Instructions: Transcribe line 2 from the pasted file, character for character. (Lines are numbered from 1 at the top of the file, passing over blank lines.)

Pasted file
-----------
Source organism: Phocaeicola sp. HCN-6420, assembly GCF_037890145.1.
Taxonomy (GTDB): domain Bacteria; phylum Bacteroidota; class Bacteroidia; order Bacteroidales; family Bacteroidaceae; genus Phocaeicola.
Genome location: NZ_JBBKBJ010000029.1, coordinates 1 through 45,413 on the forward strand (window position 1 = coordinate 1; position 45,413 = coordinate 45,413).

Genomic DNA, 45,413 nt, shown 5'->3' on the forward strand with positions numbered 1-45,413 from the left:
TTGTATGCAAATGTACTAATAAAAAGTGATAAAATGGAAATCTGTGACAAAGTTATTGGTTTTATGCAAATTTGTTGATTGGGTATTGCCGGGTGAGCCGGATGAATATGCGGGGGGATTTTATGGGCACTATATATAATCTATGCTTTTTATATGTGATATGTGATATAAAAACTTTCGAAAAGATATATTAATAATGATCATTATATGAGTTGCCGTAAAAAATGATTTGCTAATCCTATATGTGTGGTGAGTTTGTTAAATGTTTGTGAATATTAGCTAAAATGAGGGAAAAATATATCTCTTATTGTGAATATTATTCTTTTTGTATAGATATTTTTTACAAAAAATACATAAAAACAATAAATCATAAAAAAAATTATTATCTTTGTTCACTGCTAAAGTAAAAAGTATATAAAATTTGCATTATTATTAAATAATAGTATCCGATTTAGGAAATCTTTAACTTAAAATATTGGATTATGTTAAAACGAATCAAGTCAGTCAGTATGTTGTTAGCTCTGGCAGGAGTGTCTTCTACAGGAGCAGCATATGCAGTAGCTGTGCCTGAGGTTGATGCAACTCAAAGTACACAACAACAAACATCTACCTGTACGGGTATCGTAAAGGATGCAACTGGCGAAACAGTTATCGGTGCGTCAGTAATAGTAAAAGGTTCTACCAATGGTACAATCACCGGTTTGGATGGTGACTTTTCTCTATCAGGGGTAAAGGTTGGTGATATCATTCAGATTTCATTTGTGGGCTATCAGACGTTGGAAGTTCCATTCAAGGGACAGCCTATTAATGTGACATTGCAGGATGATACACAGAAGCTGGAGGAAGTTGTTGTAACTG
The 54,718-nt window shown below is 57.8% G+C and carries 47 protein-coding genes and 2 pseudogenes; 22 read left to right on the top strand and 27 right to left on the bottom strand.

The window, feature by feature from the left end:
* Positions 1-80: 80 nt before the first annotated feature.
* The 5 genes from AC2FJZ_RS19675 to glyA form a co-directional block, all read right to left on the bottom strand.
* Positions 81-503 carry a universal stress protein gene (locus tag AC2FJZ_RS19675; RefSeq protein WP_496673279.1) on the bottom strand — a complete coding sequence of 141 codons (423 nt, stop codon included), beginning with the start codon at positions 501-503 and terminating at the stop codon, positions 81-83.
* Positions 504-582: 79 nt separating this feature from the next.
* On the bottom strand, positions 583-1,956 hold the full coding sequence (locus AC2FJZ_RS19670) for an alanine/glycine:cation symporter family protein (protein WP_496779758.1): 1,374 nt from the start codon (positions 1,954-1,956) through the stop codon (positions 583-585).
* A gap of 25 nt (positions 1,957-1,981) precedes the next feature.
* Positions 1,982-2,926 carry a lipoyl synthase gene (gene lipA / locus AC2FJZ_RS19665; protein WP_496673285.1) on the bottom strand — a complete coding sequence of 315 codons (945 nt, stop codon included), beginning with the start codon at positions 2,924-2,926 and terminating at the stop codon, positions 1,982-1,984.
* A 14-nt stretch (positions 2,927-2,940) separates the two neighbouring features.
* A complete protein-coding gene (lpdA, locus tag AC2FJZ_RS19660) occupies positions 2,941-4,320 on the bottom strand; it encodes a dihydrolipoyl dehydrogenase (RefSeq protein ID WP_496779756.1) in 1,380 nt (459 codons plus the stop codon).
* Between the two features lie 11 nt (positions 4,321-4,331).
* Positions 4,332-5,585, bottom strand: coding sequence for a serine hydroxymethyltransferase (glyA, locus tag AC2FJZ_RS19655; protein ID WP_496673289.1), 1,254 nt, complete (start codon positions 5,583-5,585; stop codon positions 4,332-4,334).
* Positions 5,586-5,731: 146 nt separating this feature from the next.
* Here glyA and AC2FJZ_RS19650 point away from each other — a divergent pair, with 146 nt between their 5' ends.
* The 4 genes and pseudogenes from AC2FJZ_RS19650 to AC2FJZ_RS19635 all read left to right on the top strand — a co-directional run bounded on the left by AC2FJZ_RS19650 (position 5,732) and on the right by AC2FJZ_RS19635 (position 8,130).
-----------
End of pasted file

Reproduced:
Taxonomy (GTDB): domain Bacteria; phylum Bacteroidota; class Bacteroidia; order Bacteroidales; family Bacteroidaceae; genus Phocaeicola.